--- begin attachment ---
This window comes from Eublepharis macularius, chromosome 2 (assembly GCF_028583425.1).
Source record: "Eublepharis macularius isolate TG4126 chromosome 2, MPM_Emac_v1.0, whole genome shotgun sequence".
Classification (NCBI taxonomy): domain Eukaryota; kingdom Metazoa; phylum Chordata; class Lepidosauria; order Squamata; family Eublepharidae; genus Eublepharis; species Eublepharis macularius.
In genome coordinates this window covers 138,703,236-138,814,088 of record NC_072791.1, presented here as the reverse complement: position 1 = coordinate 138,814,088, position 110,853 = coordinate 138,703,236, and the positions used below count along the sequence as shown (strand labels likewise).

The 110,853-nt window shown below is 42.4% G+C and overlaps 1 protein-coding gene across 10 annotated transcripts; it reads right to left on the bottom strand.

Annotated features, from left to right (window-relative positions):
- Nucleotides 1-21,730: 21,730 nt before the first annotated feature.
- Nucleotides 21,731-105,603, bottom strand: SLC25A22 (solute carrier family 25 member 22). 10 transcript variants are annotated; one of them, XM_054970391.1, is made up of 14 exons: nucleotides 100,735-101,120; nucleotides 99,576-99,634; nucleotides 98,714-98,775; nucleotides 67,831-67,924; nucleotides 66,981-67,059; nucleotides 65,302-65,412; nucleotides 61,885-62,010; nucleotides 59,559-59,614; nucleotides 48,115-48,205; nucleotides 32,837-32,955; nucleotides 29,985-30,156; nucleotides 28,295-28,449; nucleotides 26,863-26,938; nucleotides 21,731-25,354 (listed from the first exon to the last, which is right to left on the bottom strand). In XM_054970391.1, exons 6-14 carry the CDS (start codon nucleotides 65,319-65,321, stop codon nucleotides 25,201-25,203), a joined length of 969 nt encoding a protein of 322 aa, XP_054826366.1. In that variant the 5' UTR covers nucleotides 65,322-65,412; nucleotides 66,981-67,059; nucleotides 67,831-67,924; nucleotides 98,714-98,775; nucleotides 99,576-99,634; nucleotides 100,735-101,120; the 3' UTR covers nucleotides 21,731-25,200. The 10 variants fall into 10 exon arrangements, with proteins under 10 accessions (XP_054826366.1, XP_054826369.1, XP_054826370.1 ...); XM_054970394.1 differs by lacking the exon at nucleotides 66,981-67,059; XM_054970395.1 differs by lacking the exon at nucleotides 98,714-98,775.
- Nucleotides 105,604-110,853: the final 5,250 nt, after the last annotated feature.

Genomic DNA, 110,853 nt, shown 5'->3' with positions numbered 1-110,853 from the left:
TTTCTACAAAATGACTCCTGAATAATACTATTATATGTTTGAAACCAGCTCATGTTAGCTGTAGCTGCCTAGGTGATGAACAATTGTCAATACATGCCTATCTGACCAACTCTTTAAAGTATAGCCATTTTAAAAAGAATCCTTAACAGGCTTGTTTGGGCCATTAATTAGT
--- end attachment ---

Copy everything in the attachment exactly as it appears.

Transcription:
This window comes from Eublepharis macularius, chromosome 2 (assembly GCF_028583425.1).
Source record: "Eublepharis macularius isolate TG4126 chromosome 2, MPM_Emac_v1.0, whole genome shotgun sequence".
Classification (NCBI taxonomy): domain Eukaryota; kingdom Metazoa; phylum Chordata; class Lepidosauria; order Squamata; family Eublepharidae; genus Eublepharis; species Eublepharis macularius.
In genome coordinates this window covers 138,703,236-138,814,088 of record NC_072791.1, presented here as the reverse complement: position 1 = coordinate 138,814,088, position 110,853 = coordinate 138,703,236, and the positions used below count along the sequence as shown (strand labels likewise).

The 110,853-nt window shown below is 42.4% G+C and overlaps 1 protein-coding gene across 10 annotated transcripts; it reads right to left on the bottom strand.

Annotated features, from left to right (window-relative positions):
- Nucleotides 1-21,730: 21,730 nt before the first annotated feature.
- Nucleotides 21,731-105,603, bottom strand: SLC25A22 (solute carrier family 25 member 22). 10 transcript variants are annotated; one of them, XM_054970391.1, is made up of 14 exons: nucleotides 100,735-101,120; nucleotides 99,576-99,634; nucleotides 98,714-98,775; nucleotides 67,831-67,924; nucleotides 66,981-67,059; nucleotides 65,302-65,412; nucleotides 61,885-62,010; nucleotides 59,559-59,614; nucleotides 48,115-48,205; nucleotides 32,837-32,955; nucleotides 29,985-30,156; nucleotides 28,295-28,449; nucleotides 26,863-26,938; nucleotides 21,731-25,354 (listed from the first exon to the last, which is right to left on the bottom strand). In XM_054970391.1, exons 6-14 carry the CDS (start codon nucleotides 65,319-65,321, stop codon nucleotides 25,201-25,203), a joined length of 969 nt encoding a protein of 322 aa, XP_054826366.1. In that variant the 5' UTR covers nucleotides 65,322-65,412; nucleotides 66,981-67,059; nucleotides 67,831-67,924; nucleotides 98,714-98,775; nucleotides 99,576-99,634; nucleotides 100,735-101,120; the 3' UTR covers nucleotides 21,731-25,200. The 10 variants fall into 10 exon arrangements, with proteins under 10 accessions (XP_054826366.1, XP_054826369.1, XP_054826370.1 ...); XM_054970394.1 differs by lacking the exon at nucleotides 66,981-67,059; XM_054970395.1 differs by lacking the exon at nucleotides 98,714-98,775.
- Nucleotides 105,604-110,853: the final 5,250 nt, after the last annotated feature.

Genomic DNA, 110,853 nt, shown 5'->3' with positions numbered 1-110,853 from the left:
TTTCTACAAAATGACTCCTGAATAATACTATTATATGTTTGAAACCAGCTCATGTTAGCTGTAGCTGCCTAGGTGATGAACAATTGTCAATACATGCCTATCTGACCAACTCTTTAAAGTATAGCCATTTTAAAAAGAATCCTTAACAGGCTTGTTTGGGCCATTAATTAGT